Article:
There is a widespread consensus within social and sustainability science that many of the obstacles to sustainable development derive from the structure of the global economy. Analyses differ, however, regarding how sustainability problems are identified and how they may be alleviated. Mainstream economists tend to understand unsustainability in terms of market failures and lack of development. Heterodox economists generally refer to incentives inherent in globalized capitalism. Across the spectrum of analyses, there is a common assumption that greater sustainability requires reforms and regulations pertaining to the organization of market exchange. Rarely, however, is the phenomenon of money itself subjected to critical scrutiny. Whether mainstream or heterodox, economists tend to take conventional money for granted as a self-evident foundation for the organization of human exchange.

The central aim of this project is to show that the design of conventional money is not as self-evident as is generally assumed. Empirically, it will draw on two fields of research on alternative ways of organizing human economies. First, the field of economic anthropology has documented a great diversity of economic arrangements and money forms in different cultural contexts and historical periods (e.g., Hart 2000; Carrier 2005; Hann and Hart 2011). Second, the study of community currency experiments in the modern world has investigated and encouraged the emergence of complementary economies alongside regular markets (e.g., Dobson 1993; Lietaer 2001; North 2007, 2010; Lietaer and Dunne 2013). Both these fields permit us to “defamiliarize” or relativize the kind of money to which most modern people are accustomed and to imagine alternative ways of designing money.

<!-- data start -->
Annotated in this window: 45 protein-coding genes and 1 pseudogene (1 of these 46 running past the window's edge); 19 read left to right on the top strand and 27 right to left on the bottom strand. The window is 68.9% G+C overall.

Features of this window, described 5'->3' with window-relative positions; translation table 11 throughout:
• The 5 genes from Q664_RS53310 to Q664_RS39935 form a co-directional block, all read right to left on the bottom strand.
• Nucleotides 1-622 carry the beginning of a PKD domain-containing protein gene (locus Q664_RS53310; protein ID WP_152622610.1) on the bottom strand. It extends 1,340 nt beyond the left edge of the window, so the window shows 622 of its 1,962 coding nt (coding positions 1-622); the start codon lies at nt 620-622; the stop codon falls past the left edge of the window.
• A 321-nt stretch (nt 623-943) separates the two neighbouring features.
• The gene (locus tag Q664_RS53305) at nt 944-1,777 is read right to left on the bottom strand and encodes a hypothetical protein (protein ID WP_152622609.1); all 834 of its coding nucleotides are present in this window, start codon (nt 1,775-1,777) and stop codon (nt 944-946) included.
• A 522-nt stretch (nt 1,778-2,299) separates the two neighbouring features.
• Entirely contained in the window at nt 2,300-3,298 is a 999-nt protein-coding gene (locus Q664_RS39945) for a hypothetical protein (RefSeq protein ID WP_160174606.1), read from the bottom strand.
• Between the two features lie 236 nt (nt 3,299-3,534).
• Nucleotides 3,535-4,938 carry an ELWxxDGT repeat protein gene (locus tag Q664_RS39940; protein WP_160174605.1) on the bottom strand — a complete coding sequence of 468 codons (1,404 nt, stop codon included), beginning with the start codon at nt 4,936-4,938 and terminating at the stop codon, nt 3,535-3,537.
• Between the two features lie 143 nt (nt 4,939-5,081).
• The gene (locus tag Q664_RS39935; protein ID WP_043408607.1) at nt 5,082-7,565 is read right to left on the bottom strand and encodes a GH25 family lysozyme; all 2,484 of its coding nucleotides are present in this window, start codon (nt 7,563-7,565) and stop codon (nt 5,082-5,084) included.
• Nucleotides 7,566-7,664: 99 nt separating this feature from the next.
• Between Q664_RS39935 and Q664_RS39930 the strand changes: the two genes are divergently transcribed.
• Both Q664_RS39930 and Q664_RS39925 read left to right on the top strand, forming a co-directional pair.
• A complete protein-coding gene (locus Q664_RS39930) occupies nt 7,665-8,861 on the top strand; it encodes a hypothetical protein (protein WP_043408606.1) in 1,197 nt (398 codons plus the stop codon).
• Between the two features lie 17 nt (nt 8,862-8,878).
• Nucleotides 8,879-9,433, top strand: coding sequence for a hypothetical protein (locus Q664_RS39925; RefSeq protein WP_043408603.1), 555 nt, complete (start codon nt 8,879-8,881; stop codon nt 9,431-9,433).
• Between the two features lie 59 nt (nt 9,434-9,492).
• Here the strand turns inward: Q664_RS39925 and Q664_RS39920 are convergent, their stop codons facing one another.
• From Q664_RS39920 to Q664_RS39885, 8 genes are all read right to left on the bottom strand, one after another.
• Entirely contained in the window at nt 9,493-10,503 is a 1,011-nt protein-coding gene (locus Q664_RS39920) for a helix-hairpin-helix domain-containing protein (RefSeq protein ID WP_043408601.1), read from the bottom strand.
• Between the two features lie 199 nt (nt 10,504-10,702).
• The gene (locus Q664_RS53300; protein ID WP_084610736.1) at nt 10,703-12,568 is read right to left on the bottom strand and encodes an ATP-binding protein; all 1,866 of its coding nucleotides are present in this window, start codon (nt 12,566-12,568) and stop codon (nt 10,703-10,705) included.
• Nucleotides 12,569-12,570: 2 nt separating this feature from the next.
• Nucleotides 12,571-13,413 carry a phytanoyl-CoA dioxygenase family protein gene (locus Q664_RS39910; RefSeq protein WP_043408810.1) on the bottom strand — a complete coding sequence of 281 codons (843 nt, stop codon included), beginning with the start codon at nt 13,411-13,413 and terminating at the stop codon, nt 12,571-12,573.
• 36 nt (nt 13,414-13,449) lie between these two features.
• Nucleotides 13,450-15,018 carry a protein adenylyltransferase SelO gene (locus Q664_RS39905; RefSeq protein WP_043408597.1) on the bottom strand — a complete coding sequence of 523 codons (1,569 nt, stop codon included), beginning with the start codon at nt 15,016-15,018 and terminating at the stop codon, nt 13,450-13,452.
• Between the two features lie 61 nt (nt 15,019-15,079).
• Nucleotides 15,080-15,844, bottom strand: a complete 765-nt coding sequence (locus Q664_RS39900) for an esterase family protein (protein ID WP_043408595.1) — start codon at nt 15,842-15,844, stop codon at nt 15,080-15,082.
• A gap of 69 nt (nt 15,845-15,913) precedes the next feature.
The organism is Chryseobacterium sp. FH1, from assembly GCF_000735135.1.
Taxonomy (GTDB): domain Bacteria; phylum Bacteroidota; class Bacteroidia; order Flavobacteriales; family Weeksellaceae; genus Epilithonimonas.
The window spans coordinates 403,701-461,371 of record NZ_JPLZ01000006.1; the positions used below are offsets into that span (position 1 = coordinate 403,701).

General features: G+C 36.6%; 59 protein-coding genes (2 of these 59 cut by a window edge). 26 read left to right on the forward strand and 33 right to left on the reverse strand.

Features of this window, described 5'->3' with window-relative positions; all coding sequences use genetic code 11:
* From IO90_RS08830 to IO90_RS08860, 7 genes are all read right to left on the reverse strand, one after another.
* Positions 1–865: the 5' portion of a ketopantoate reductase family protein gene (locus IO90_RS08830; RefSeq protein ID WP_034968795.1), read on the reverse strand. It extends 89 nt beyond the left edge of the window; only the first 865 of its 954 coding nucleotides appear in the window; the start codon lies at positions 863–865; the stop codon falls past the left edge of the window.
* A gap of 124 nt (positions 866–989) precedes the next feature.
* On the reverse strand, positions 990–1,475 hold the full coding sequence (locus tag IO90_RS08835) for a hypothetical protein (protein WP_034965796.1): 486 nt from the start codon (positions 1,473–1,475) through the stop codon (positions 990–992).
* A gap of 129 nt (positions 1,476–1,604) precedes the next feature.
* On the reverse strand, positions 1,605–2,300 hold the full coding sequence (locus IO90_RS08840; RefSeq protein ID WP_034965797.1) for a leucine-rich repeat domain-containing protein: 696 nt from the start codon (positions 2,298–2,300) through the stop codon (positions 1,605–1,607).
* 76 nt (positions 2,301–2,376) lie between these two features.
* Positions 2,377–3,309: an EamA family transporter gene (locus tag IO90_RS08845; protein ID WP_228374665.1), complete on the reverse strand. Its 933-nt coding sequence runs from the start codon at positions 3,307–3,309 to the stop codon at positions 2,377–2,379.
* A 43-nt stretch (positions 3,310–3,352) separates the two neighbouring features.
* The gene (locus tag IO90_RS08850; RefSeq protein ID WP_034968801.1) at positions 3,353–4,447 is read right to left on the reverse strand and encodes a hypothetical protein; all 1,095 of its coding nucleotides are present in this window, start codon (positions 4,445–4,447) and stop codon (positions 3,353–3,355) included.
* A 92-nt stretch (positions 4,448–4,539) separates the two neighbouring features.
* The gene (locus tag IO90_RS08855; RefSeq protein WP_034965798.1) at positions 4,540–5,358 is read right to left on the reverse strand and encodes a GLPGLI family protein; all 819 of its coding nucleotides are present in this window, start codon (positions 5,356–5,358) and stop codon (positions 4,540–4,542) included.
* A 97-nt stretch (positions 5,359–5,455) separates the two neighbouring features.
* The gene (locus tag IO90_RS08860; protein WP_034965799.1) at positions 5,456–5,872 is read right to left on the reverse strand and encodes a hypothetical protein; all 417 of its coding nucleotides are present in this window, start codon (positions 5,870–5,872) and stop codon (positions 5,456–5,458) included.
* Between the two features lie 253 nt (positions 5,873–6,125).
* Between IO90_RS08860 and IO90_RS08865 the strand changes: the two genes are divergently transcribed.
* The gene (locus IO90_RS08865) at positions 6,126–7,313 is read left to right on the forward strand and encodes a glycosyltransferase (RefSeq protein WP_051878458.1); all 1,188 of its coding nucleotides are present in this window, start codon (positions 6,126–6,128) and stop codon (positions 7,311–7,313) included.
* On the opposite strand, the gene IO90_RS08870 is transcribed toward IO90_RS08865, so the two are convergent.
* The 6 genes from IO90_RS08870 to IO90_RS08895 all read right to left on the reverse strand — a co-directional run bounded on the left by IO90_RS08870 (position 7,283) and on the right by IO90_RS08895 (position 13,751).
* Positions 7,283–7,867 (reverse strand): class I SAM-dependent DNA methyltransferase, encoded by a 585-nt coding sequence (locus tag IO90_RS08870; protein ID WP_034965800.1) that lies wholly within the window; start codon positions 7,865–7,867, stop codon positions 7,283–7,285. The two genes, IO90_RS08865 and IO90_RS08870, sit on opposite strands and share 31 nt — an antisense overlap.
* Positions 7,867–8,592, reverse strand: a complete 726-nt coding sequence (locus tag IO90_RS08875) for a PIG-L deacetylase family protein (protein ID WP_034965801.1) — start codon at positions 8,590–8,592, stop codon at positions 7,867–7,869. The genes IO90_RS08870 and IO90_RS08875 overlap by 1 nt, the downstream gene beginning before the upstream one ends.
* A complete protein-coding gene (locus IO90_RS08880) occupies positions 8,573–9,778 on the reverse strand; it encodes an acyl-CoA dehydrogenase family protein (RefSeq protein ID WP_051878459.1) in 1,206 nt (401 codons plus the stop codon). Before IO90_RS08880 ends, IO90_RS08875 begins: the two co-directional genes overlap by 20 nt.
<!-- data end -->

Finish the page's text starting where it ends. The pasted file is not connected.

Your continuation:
Recent publications

Berman, Evan,  Gonzalez, Lauro,  Diniz, Eduardo H., and  Alves, Mário Aquino.  2023. “Public Management Frontiers in Guaranteed Income Programs: Advancing Implementation.” Public Administration Review  1–11.

Diniz, Eduardo. 2023 “The journey from community bank to solidarity fintech through digital social currency”, in “Responsible Finance & Accounting: Performance and Profit for Better Business, Society, and Planet” (Ed. Routledge-CoBS), published in March/2023.

Hornborg, A., Paulsson, A., Spinelli, G. et al. Call for papers: “Special Purpose Money for Sustainability”. Sustain Sci 17, 1–3 (2022).